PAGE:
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Then: One of the largest buildings and one (Credit: De Bear)

Then: One of the largest buildings and one of the first that is visible as one enters the hospital complex is Building 93. The structure housed thousands of patients over the years and is the most well known of all the buildings on the site. The upper floors once housed patients who were less mobile. Because of that, the day rooms on each floor are smaller than the ones below. The left and right wings of the building were used for patient dormitories. (Oct. 16, 1991)

Kings Park Psychiatric Center: Then and now

Kings Park Psychiatric Center once was a bustling complex, housing a large spacious community of patients and staff. Visiting family members were a common presence, patients and their attendants gardened the grounds, and buildings were filled to capacity. It even had its own on-site fire station.

We revisited the complex in August 2012, and found the buildings long since abandoned, save for two, which still housed a facility for the mentally ill.

Mother Nature has forced a demolition of sorts on the buildings in the complex, and in late July 2012, New York State joined in, beginning an incremental demolition of 15 of the dilapidated structures.

During our visit, we painstakingly recreated a sampling of historical photos, preserving a look at KPPC as it was in its heyday compared to the way it stood just before demolition. -- By Julie Cappiello

Then: In 1985, Building 15 at Kings Park
(Credit: Dick Kraus)

Then: In 1985, Building 15 at Kings Park State Hospital was a contemporary care unit. Behind it loomed the towering Building 93, which was mostly abandoned at the time, with only the first four floors still in use. (April 12, 1985)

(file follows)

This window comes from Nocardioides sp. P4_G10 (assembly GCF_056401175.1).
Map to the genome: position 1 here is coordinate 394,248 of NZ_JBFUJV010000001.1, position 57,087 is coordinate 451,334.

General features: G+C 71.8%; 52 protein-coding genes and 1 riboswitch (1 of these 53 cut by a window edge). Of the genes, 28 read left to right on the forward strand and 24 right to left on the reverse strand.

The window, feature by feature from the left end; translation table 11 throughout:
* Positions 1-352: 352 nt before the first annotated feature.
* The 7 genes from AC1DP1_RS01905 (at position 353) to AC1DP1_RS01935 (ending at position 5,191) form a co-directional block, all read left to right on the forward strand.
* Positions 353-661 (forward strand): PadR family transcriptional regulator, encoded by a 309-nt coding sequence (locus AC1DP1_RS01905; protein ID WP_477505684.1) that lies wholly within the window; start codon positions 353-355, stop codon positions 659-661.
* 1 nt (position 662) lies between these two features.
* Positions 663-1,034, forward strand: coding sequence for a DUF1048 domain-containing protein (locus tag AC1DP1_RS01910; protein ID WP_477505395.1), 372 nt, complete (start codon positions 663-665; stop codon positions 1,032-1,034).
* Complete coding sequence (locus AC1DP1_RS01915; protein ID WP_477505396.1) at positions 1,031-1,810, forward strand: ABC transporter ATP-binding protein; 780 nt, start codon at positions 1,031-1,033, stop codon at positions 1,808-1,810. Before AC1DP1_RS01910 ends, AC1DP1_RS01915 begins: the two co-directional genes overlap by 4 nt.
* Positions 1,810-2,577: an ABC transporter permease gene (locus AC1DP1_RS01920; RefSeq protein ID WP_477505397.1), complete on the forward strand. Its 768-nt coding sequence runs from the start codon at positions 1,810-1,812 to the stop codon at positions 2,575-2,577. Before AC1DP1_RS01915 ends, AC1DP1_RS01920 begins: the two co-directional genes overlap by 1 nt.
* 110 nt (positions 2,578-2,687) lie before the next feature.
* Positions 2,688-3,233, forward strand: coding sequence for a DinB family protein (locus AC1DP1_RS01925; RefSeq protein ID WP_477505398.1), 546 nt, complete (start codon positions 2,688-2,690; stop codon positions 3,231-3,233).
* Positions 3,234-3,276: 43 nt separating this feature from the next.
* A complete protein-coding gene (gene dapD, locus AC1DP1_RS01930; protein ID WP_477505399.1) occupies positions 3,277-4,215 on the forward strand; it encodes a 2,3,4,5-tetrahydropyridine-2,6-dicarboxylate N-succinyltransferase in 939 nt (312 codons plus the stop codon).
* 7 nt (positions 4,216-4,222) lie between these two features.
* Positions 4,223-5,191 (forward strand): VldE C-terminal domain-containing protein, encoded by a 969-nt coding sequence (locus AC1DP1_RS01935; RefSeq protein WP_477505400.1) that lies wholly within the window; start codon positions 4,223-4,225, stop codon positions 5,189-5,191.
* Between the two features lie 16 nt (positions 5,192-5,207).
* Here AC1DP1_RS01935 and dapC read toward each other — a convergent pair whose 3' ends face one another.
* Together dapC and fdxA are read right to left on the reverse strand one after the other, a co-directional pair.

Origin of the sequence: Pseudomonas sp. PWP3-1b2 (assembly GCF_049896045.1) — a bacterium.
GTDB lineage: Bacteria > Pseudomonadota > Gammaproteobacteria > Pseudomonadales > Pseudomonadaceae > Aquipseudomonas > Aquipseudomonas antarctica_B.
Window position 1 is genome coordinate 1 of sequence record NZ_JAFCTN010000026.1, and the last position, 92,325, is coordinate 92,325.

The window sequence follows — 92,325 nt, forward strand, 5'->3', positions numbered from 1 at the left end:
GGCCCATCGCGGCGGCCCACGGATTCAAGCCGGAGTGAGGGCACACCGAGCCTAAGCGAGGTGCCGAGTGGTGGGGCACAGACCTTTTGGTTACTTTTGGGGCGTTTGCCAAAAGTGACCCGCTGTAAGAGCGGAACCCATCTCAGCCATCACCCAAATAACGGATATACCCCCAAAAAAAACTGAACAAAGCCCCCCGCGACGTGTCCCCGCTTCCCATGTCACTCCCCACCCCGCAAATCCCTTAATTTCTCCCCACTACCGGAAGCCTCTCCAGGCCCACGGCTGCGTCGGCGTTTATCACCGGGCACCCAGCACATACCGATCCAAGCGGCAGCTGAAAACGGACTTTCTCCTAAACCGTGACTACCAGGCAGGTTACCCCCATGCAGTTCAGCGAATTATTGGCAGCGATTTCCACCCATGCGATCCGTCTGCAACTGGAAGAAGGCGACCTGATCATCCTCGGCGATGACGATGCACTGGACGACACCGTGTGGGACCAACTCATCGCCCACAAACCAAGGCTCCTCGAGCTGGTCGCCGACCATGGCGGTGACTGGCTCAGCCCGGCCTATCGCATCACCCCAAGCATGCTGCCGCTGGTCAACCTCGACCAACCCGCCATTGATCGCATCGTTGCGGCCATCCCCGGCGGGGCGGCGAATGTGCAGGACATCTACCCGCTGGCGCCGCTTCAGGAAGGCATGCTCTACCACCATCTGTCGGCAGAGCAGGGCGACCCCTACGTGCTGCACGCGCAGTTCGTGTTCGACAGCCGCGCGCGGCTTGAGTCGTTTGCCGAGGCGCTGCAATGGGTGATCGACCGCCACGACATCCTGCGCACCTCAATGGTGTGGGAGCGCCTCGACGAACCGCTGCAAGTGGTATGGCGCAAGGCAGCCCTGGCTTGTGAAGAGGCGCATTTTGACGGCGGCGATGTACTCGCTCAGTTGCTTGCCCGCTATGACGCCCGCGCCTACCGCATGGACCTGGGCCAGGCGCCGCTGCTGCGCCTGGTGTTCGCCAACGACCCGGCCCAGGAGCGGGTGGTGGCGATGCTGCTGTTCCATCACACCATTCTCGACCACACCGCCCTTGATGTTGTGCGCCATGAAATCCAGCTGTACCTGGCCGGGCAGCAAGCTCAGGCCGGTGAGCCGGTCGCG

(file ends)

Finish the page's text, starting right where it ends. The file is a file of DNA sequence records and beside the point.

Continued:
Now: The paths that once led to Building
(Credit: Julie Cappiello)

Now: The paths that once led to Building 15 are hidden by overgrown vegetation. Trees have now blocked the view of Building 93 and an entire wing of Building 15. (July 27, 2012)

Then: One of the largest buildings and one
(Credit: De Bear)

Then: One of the largest buildings and one of the first that is visible as one enters the hospital complex is Building 93. The structure housed thousands of patients over the years and is the most well known of all the buildings on the site. The upper floors once housed patients who were less mobile. Because of that, the day rooms on each floor are smaller than the ones below. The left and right wings of the building were used for patient dormitories. (Oct. 16, 1991)

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Now: Building 93 stands marred with graffiti, broken
(Credit: Julie Cappiello)

Now: Building 93 stands marred with graffiti, broken windows and padlocked doors. Its fate remains unknown, with some locals hoping for repurposing and others for demolition. (July 27, 2012)

Then: A swing sat idly in front of
(Credit: Don Jacobsen)

Then: A swing sat idly in front of Building 93 at Kings Park State Hospital. By 1991, many floors were abandoned, and the building was in need of repairs, but patients continued to occupy the first four floors. (Dec. 5, 1991)

Now: The swing that once sat in front
(Credit: Julie Cappiello)

Now: The swing that once sat in front of Building 93 has been removed, and 30 years' of growth has enabled trees to hide much of the infamous building. (July 27, 2012)

Then: Because of its massive size and gothic
(Credit: Rob Tannenbaum)

Then: Because of its massive size and gothic architecture, Building 93 at the Kings Park Psychiatric Center was one of the most famous buildings in Suffolk County. It housed thousands of patients from1886 until it was shuttered in 1996. (Oct. 12, 1993)

Now: The trees in front of Building 93
(Credit: Julie Cappiello)

Now: The trees in front of Building 93 have grown over the years, making it impossible to view the entire face of the building from a close proximity. Building 93 is the tallest on the property, just inches taller than the Acute Medical Center, or Building 7. (July 27, 2012)